Crystal River Manatee

A manatee comes up to the surface of the river to take a breath of air. In the winter especially, manatees are a popular sight for students and visitors of Crystal River and are very curious creatures.

Dubbed by many as the “Manatee Capital of the World,” Crystal River is a little less than a two-hour car ride north of Eckerd. Its clear water and abundance of manatees during part of the year are just a few reasons why the Eckerd College Waterfront has been taking students on trips there. 

According to Savannah Currie, the recreational supervisor for the Waterfront, the freshwater springs of Crystal River maintain a fairly constant temperature year-round, making it a hotspot for manatees in Florida. Last November, the Waterfront took a trip to Crystal River and then returned to the sanctuary this month. Currie also said that Crystal River is a great place for paddling alongside the manatees. 

First-year Mia Bennigson went on the most recent waterfront trip to Crystal River. Along with kayaking, sight-seeing and spotting manatees, the students were able to get out of the kayaks and swim in the river and springs. 

“It was a super fun experience to see manatees that close up,” Bennigson said. 

The manatee, Trichechus manatus, is one of the many marine mammals that live in Florida waters. According to the Florida Fish and Wildlife Conservation Commission, manatees have been reclassified from endangered to threatened with the recent growth in population. 

However, manatees still face many challenges, including boat strikes and habitat loss. Manatees are vegetarians that primarily eat seagrasses that grow close to shore. They often come into contact with boat traffic while they are trying to feed. They also enjoy hanging out by the output of wastewater treatment plants and other pipes that run into the ocean since it makes the temperature of the water warmer.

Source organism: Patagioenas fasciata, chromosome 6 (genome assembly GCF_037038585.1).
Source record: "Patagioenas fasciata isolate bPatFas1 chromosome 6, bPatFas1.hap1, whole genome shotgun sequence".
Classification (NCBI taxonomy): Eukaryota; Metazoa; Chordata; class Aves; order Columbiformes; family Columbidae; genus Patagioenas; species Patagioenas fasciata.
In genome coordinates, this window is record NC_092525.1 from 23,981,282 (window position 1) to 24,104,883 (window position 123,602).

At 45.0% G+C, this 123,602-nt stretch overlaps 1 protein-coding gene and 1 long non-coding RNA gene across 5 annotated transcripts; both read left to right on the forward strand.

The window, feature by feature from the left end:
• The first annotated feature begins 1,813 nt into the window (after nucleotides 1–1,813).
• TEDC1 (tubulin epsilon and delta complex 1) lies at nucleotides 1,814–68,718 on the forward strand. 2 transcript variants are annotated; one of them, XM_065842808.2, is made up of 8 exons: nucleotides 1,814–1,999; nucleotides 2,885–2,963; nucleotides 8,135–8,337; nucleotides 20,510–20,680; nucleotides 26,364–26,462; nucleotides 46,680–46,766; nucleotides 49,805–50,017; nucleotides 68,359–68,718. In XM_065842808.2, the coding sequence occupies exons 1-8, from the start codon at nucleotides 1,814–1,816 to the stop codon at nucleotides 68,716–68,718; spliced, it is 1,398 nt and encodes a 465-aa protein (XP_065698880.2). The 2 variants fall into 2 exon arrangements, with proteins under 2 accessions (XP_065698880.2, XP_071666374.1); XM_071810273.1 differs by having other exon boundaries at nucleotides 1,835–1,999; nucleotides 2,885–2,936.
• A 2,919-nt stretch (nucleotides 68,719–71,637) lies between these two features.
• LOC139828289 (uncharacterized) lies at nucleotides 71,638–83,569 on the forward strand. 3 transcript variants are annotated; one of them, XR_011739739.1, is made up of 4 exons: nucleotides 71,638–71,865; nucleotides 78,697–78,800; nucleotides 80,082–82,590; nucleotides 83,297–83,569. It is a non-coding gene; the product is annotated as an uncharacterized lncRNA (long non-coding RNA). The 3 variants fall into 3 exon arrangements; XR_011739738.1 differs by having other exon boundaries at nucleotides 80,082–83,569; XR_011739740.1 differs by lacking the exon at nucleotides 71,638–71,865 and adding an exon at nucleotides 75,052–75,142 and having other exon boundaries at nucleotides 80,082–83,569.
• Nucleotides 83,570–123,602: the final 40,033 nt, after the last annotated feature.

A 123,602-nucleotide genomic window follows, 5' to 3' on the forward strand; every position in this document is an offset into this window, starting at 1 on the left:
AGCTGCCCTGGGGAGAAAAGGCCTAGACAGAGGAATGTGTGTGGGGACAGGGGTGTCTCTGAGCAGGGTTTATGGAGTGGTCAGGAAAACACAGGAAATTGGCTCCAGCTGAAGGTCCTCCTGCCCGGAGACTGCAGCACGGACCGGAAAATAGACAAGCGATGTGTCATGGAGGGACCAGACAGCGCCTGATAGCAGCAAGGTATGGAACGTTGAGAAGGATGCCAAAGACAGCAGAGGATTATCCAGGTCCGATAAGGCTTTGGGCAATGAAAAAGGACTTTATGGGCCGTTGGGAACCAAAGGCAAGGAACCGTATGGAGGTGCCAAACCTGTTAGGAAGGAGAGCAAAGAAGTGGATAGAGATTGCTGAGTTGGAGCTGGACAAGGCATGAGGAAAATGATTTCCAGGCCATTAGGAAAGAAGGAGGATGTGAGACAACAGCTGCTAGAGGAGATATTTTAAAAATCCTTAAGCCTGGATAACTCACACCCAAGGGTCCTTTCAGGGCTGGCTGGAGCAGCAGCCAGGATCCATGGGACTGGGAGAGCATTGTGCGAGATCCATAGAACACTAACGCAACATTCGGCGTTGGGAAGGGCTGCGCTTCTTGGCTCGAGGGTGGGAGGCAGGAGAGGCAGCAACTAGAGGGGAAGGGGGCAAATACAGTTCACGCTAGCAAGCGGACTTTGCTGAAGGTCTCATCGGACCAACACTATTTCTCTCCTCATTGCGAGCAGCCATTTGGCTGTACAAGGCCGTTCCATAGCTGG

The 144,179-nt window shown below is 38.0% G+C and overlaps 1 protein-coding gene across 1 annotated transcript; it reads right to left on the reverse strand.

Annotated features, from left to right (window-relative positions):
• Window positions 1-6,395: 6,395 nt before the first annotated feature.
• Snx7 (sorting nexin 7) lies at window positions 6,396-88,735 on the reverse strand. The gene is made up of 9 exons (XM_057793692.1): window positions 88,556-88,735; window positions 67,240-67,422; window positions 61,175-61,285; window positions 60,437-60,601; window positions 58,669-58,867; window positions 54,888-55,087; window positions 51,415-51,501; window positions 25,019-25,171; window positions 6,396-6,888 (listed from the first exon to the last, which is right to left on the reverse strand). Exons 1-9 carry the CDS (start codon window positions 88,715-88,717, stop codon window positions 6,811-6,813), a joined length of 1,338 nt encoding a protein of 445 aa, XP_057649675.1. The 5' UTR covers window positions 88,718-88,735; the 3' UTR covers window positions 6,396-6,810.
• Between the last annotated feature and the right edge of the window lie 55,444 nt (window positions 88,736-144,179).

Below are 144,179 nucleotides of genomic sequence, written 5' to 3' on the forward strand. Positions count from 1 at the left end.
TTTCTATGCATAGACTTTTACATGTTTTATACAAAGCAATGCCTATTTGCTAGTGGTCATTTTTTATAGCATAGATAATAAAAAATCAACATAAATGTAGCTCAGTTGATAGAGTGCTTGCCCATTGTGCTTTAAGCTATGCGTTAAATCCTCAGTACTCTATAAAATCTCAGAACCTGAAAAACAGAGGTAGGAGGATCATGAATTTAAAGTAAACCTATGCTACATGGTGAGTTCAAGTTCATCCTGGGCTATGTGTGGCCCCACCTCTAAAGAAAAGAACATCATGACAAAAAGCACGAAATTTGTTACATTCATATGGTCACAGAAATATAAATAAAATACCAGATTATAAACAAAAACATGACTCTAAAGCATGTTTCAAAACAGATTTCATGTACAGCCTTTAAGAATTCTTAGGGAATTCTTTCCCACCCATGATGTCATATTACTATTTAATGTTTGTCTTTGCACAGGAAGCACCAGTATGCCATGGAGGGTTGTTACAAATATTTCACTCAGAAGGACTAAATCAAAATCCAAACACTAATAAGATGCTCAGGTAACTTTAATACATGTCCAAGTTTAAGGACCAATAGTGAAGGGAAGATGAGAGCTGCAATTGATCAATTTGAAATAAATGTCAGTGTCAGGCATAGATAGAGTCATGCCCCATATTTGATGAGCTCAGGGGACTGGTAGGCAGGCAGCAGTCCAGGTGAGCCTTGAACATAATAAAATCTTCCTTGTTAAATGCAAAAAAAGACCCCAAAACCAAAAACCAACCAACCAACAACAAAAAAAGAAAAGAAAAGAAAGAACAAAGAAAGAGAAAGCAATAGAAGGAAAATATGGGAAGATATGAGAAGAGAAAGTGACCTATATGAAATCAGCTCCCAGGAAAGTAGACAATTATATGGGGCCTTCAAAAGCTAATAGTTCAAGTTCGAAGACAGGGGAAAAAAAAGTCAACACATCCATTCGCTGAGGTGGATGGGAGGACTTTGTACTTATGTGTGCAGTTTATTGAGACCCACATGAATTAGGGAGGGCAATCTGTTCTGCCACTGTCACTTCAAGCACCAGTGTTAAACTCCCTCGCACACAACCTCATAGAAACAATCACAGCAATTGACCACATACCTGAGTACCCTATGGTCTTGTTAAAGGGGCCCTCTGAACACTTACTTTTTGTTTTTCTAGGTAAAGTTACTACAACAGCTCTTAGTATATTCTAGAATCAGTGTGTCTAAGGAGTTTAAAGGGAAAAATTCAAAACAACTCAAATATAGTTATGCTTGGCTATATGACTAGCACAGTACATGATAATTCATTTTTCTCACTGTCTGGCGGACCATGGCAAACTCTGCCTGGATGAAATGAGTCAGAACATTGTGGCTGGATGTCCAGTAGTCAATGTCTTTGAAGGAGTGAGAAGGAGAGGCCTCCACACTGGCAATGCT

During the winter, as Florida ocean temperatures decrease, the manatees flock to Crystal River and other Florida springs because of their warm temperatures, allowing visitors see these creatures. 

Although the waterfront does not plan on taking any more trips to Crystal River this semester, Currie said future trips to the river are a noteworthy experience for students to have. 

“The trips we run are incredible,” Currie said. “We provide food, transportation and everything else needed for students to participate. The only things students need in order to come are a swim test and a $10 deposit, which is returned at the end of the trip, so this incredible experience is free.” 

The website of Crystal River claims that nowhere else in the world can someone legally swim with manatees. After going over just a few rules on what not to do when swimming with and approaching manatees, visitors learn everything they need in order to safely be in the company of the manatees. 

Manatees are very curious, gentle creatures and will often come up to snorkelers. Since human hair sometimes looks like seagrass, manatees often give visitors’ heads nibbles. 

First-year Jack Kramer, who grew up in the St. Petersburg area, has visited Crystal River in the past. Along with seeing lots of freshwater fish, turtles and manatees, Kramer said he has gone to Crystal Springs to dive. However, visitors can only snorkel with manatees. 

“It’s a river that has lots of movement,” Kramer said. “You can kind of just float and it’ll drag you along. So it’s a really nice, quick and easy dive.” 

From 8 a.m. until sundown, the Crystal River manatee sanctuary is open to the public. Whether you plan on going to the area with the waterfront, by yourself or with a group of friends, there is always something to explore in this location just a couple hours north of Eckerd.

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